Don’t be ashamed to talk to a trusted support person like your partner, a close friend, or a family member about these thoughts. Getting the help you need as soon as possible is crucial so you no longer have to battle these thoughts.
5. Trouble Bonding With Your Baby
Perhaps you thought it would be easy to connect with your newborn. You thought you’d instantly bond and become inseparable. But if you have postpartum depression, this may be far from your reality. Instead, you feel resentful of them and have no interest in trying to bond.
If this sounds like you, don’t blame yourself. It’s not your fault. Postpartum depression is the culprit of this unfortunate lack of interest in your baby. The good news is that when you get help for postpartum depression, you won’t feel like this anymore.
You may think women with PPD are incredibly emotional. They’re sad, angry, irritable, and cry frequently. That can be true, but that’s not always the case. One of the surprising signs of postpartum depression is a feeling of emptiness.
You’re living each day simply going through the motions, feeling numb to all emotion inside. Whether it’s your baby, spouse, other children, friends, or once-loved activities, you can’t muster up enthusiasm, joy, excitement, or love.
Feeling disconnected in this feeling of numbness is a symptom of PPD, and you should seek treatment as soon as possible
It’s no secret that becoming a new parent means you will be exhausted for a while. Newborns’ sleep schedules don’t exactly allow you to get the proper amount of sleep each night.
But if you have postpartum depression, you can’t seem to sleep, no matter how tired you are. Not only is this a terrible way to feel, but it can also be dangerous. While not many people may think of insomnia as a symptom of PPD, it most certainly is.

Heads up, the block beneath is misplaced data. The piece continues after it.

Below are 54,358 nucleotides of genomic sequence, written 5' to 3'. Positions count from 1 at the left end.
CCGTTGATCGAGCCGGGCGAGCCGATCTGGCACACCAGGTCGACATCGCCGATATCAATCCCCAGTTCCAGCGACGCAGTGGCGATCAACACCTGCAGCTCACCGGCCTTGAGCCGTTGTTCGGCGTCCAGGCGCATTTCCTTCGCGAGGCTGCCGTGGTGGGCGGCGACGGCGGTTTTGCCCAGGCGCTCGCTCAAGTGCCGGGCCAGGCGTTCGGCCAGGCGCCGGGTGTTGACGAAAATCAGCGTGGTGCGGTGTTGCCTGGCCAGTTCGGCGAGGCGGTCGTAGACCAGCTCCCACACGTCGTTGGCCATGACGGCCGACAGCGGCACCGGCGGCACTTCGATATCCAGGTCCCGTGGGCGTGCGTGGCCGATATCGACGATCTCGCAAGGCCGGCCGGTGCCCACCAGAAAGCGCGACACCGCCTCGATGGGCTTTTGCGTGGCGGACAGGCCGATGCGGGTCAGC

8. Physical symptoms
Of course, you’ll deal with some physical recovery after giving birth. But believe it or not, one of the signs of postpartum depression is not feeling well physically.
PPD can present in headaches, backaches, upset stomachs, or muscle aches. If you feel horrible weeks and months after having your baby, it could be a sign of postpartum depression, and you should contact your doctor for postpartum depression treatment.
Don’t Fight the Signs of Postpartum Depression Alone
Thousands of women experience postpartum depression. You’re not alone, and it’s not something you should be ashamed of. PPD is a serious mental illness that is 100% treatable. If you are in the San Diego area, look no further than our postpartum depression treatment options at BOLD Health.
We’ve partnered with hundreds of moms like you to help them overcome their symptoms of PPD so they can enjoy their time with their babies. Our extensive team of experienced mental health experts includes therapists and psychiatrists who will meet you where you are in your journey to recovery from postpartum depression.
Our postpartum depression treatment options include:
- individual therapy
- group therapy
- intensive outpatient program (IOP) for postpartum depression
- medication management.
No two journeys through PPD are the same. That’s why we take the time to get to know you, taking into account your genetic, biological, and structural makeup to curate the best treatment plan for you effectively.